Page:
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Oregon sourdough starter

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Bob Johnson

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Jun 27, 2022, 5:55:05 AM6/27/22
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Hi Guys: Newbie here to sourdough. Does anyone recommend the Oregon sourdough starter?


Shadow

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Jun 28, 2022, 10:08:20 AM6/28/22
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On Mon, 27 Jun 2022 02:55:03 -0700 (PDT), Bob Johnson
<cheesek...@gmail.com> wrote:

>Hi Guys: Newbie here to sourdough. Does anyone recommend the Oregon sourdough starter?

Make your own. It'll take up to a couple of weeks, depending
on ambient temperature, but you'll end up with a starter that is
adapted to your environment.

<https://www.thekitchn.com/how-to-make-your-own-sourdough-starter-cooking-lessons-from-the-kitchn-47337>

Has the basics right. It uses very large amounts of flour and
water, though.Use half the amount of flour and water recommended and
chuck half the previous day's starter before adding more flour and
water.
It'll go though various phases, (including an unpleasant one,
when the starter smells like baby puke) but just carry on feeding.
Once it's nice and bubbly, take a teaspoon full and add 2
ounces of flour and water. Known as "cleaning" the starter. That will
be your permanent starter. When doubling it to make bread, always save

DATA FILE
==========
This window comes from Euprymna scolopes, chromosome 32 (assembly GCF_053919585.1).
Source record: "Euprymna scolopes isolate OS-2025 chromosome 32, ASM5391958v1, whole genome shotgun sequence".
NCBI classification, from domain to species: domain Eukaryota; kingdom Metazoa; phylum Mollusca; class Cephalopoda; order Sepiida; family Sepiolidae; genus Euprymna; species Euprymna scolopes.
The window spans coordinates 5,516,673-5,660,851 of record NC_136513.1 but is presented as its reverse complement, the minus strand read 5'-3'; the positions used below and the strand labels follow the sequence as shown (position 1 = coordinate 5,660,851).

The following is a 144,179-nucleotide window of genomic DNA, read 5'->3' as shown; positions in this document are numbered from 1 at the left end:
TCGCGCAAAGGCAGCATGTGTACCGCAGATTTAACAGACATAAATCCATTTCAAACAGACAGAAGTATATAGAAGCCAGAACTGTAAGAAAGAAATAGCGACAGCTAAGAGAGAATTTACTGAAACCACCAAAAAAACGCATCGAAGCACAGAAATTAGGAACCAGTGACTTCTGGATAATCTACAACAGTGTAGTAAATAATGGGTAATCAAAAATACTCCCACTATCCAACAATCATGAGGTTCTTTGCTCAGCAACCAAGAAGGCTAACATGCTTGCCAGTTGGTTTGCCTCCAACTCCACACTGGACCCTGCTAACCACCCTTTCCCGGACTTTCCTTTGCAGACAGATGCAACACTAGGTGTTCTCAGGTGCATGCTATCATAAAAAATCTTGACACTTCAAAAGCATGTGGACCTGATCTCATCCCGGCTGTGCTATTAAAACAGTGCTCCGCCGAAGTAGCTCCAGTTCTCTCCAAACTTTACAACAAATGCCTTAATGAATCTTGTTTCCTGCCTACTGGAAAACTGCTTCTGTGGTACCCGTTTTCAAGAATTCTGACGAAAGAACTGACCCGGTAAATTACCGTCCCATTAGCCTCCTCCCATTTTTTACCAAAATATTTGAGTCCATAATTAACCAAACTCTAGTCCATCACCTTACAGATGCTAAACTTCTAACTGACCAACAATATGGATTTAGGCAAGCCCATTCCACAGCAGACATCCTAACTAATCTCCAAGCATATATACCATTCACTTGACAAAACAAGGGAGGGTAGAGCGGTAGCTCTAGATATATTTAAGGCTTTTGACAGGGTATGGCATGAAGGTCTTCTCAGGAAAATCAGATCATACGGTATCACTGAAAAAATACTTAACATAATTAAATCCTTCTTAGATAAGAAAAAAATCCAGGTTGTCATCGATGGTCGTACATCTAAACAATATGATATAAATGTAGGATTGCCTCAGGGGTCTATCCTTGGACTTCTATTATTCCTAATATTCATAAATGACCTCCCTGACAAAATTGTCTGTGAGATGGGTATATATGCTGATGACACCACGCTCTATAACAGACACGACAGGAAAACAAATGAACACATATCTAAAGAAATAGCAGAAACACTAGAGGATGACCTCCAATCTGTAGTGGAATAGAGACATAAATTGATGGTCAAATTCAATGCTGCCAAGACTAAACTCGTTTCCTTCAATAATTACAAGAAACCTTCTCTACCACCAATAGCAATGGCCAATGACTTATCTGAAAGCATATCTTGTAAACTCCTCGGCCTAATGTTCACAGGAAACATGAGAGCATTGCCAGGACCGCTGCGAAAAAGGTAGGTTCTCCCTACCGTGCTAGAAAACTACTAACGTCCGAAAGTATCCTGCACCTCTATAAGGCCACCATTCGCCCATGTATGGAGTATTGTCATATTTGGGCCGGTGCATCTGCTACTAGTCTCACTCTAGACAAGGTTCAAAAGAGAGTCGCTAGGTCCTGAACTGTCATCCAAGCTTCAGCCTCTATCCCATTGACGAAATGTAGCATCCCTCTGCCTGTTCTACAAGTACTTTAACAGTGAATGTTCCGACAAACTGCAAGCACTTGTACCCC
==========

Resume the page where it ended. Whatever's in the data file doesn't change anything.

a portion or two for next time.
I made mine ~20 years ago, and it's still going strong.
HTH
PS Ignore any recipes that require commercial yeast, pineapple
juice, grapes, etc. Use only plain flour and water.

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Graham

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Jun 28, 2022, 10:35:01 AM6/28/22
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Start off by using whole wheat flour and, if you have it, a small amount
of rye flour. Use this mix for the first feeding then switch to white
bread flour.

Shadow

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Jun 29, 2022, 9:23:08 AM6/29/22
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On Tue, 28 Jun 2022 08:35:00 -0600, Graham <g.st...@shaw.ca> wrote:

>On 2022-06-28 8:07 a.m., Shadow wrote:
>> On Mon, 27 Jun 2022 02:55:03 -0700 (PDT), Bob Johnson
>> <cheesek...@gmail.com> wrote:
>>
>>> Hi Guys: Newbie here to sourdough. Does anyone recommend the Oregon sourdough starter?
>>
>> Make your own. It'll take up to a couple of weeks, depending
>> on ambient temperature, but you'll end up with a starter that is
>> adapted to your environment.
>>
>> <https://www.thekitchn.com/how-to-make-your-own-sourdough-starter-cooking-lessons-from-the-kitchn-47337>
>>
>> Has the basics right. It uses very large amounts of flour and
>> water, though.Use half the amount of flour and water recommended and
>> chuck half the previous day's starter before adding more flour and
>> water.
>> It'll go though various phases, (including an unpleasant one,
>> when the starter smells like baby puke) but just carry on feeding.
>> Once it's nice and bubbly, take a teaspoon full and add 2
>> ounces of flour and water. Known as "cleaning" the starter. That will
>> be your permanent starter. When doubling it to make bread, always save
>> a portion or two for next time.
>> I made mine ~20 years ago, and it's still going strong.
>> HTH
>> PS Ignore any recipes that require commercial yeast, pineapple
>> juice, grapes, etc. Use only plain flour and water.
>>
>
>Start off by using whole wheat flour and, if you have it, a small amount
>of rye flour. Use this mix for the first feeding then switch to white
>bread flour.

That'll speed the process up. I like to keep it simple(r).
Patience & virtue etc et al.
:)
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